So perhaps it’s time to ask a question: do we want a competitive high-tech textile industry in this country, when clearly the demand exists? Amidst commiserating together as consumer and producer about the madness of having to ship product half way round the world (and back), Kim said to me “we are changing China.” That is to say, an ethical business model foreign or domestic directly affects the country it is instituted within. Through GoLite’s fair-labor practices across the board and across borders their company, along with other sister companies (like Patagonia, prAna…) maintain ethical labor regulations that have a positive global impact on the conditions of workers and the welfare of the planet.

Where to GoLite & The Final Word
For fellow Boulder locals, you can find GoLite product at Outdoor Divas, Boulder Running Co., Top Sleeping Bags, and Randall Scott Cycle Co. For everyone else, check them out at GoLite.com, which has a list of retailers like REI where you can find ’em.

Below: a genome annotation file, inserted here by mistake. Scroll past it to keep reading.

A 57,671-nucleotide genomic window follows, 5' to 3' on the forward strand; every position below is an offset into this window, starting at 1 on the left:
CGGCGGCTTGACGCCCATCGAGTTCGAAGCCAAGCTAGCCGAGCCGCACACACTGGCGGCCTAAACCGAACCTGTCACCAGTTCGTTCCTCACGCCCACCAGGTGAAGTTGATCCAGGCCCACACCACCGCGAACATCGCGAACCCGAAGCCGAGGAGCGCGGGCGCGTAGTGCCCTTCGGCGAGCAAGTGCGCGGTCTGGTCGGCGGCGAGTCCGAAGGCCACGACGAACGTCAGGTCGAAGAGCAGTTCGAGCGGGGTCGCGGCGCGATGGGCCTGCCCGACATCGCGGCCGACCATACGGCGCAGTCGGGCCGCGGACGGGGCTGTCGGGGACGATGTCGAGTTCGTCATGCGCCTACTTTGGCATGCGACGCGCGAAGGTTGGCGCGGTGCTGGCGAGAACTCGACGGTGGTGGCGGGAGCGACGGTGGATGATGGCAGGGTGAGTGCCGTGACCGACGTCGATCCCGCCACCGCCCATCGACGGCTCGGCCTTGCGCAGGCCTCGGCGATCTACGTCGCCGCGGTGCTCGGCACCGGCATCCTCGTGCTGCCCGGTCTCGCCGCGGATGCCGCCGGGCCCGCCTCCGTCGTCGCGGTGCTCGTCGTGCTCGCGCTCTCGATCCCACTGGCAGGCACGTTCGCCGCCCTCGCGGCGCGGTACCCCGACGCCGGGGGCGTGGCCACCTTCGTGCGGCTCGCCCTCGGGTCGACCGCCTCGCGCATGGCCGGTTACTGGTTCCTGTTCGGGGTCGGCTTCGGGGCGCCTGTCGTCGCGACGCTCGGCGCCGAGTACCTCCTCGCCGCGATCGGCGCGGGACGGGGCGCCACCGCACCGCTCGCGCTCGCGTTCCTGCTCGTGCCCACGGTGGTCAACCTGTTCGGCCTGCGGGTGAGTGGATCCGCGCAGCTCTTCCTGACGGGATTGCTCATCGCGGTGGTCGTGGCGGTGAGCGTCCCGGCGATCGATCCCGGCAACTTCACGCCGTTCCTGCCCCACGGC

I’d barely heard of this company before writing this review—as an environmentally-conscious consumer, I am rarely one to buy clothes brand new. But when I do, GoLite will be on my list of companies to look to—for their Fair Labor practices, for striving to protect our environment, and for the quality of their product. So for all you gearheads and outdoor junkies, if you got somewhere to go, GoLite!

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Landon Avilla Jul 2, 2011 8:22pm

A quality article. I posted a plug for your website at mine. So, I think most people forget the point you are making.

abercrombie mens sho Sep 22, 2010 8:57am

I'll have to come back again when my class load lets up – however I'm taking your RSS feed so I can examine your site offline. Thanks.